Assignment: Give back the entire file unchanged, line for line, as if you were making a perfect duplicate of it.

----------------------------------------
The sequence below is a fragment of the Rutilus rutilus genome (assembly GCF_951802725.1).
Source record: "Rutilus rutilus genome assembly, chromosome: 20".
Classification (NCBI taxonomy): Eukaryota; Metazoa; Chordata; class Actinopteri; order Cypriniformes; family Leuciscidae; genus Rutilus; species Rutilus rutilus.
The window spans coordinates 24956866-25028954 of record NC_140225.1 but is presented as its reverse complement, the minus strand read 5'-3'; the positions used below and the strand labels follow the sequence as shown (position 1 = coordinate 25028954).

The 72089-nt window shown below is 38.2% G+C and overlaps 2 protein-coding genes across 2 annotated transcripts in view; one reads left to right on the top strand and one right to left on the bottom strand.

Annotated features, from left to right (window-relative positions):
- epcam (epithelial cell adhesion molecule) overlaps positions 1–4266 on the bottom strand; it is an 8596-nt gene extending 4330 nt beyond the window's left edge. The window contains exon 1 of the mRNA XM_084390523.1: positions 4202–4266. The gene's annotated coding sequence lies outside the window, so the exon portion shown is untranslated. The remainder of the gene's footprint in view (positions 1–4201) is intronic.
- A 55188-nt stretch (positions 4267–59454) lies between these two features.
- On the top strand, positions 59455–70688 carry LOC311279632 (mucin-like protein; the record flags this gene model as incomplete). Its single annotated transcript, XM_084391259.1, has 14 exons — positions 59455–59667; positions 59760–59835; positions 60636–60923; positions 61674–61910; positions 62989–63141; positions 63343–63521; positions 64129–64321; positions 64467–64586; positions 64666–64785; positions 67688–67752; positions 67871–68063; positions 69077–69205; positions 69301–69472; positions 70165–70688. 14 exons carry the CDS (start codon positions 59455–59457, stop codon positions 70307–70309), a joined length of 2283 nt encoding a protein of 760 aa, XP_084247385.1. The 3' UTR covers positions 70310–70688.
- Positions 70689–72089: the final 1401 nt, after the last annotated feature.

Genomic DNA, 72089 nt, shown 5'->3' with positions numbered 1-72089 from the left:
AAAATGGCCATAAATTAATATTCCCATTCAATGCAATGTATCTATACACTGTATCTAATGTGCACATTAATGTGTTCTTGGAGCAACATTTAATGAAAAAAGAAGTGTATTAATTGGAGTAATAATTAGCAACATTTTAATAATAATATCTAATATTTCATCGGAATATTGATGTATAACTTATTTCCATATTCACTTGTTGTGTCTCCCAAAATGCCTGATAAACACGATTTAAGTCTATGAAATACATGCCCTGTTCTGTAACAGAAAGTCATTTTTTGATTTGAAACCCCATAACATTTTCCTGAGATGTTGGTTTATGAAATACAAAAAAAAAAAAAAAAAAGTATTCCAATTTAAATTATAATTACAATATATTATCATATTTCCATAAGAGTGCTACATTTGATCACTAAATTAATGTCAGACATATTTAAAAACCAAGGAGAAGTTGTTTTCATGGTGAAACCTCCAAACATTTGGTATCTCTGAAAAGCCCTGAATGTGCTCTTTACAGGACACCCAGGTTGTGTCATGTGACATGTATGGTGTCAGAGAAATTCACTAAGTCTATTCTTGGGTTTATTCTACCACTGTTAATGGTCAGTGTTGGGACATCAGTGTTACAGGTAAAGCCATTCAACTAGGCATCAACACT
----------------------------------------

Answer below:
The sequence below is a fragment of the Rutilus rutilus genome (assembly GCF_951802725.1).
Source record: "Rutilus rutilus genome assembly, chromosome: 20".
Classification (NCBI taxonomy): Eukaryota; Metazoa; Chordata; class Actinopteri; order Cypriniformes; family Leuciscidae; genus Rutilus; species Rutilus rutilus.
The window spans coordinates 24956866-25028954 of record NC_140225.1 but is presented as its reverse complement, the minus strand read 5'-3'; the positions used below and the strand labels follow the sequence as shown (position 1 = coordinate 25028954).

The 72089-nt window shown below is 38.2% G+C and overlaps 2 protein-coding genes across 2 annotated transcripts in view; one reads left to right on the top strand and one right to left on the bottom strand.

Annotated features, from left to right (window-relative positions):
- epcam (epithelial cell adhesion molecule) overlaps positions 1–4266 on the bottom strand; it is an 8596-nt gene extending 4330 nt beyond the window's left edge. The window contains exon 1 of the mRNA XM_084390523.1: positions 4202–4266. The gene's annotated coding sequence lies outside the window, so the exon portion shown is untranslated. The remainder of the gene's footprint in view (positions 1–4201) is intronic.
- A 55188-nt stretch (positions 4267–59454) lies between these two features.
- On the top strand, positions 59455–70688 carry LOC311279632 (mucin-like protein; the record flags this gene model as incomplete). Its single annotated transcript, XM_084391259.1, has 14 exons — positions 59455–59667; positions 59760–59835; positions 60636–60923; positions 61674–61910; positions 62989–63141; positions 63343–63521; positions 64129–64321; positions 64467–64586; positions 64666–64785; positions 67688–67752; positions 67871–68063; positions 69077–69205; positions 69301–69472; positions 70165–70688. 14 exons carry the CDS (start codon positions 59455–59457, stop codon positions 70307–70309), a joined length of 2283 nt encoding a protein of 760 aa, XP_084247385.1. The 3' UTR covers positions 70310–70688.
- Positions 70689–72089: the final 1401 nt, after the last annotated feature.

Genomic DNA, 72089 nt, shown 5'->3' with positions numbered 1-72089 from the left:
AAAATGGCCATAAATTAATATTCCCATTCAATGCAATGTATCTATACACTGTATCTAATGTGCACATTAATGTGTTCTTGGAGCAACATTTAATGAAAAAAGAAGTGTATTAATTGGAGTAATAATTAGCAACATTTTAATAATAATATCTAATATTTCATCGGAATATTGATGTATAACTTATTTCCATATTCACTTGTTGTGTCTCCCAAAATGCCTGATAAACACGATTTAAGTCTATGAAATACATGCCCTGTTCTGTAACAGAAAGTCATTTTTTGATTTGAAACCCCATAACATTTTCCTGAGATGTTGGTTTATGAAATACAAAAAAAAAAAAAAAAAAGTATTCCAATTTAAATTATAATTACAATATATTATCATATTTCCATAAGAGTGCTACATTTGATCACTAAATTAATGTCAGACATATTTAAAAACCAAGGAGAAGTTGTTTTCATGGTGAAACCTCCAAACATTTGGTATCTCTGAAAAGCCCTGAATGTGCTCTTTACAGGACACCCAGGTTGTGTCATGTGACATGTATGGTGTCAGAGAAATTCACTAAGTCTATTCTTGGGTTTATTCTACCACTGTTAATGGTCAGTGTTGGGACATCAGTGTTACAGGTAAAGCCATTCAACTAGGCATCAACACT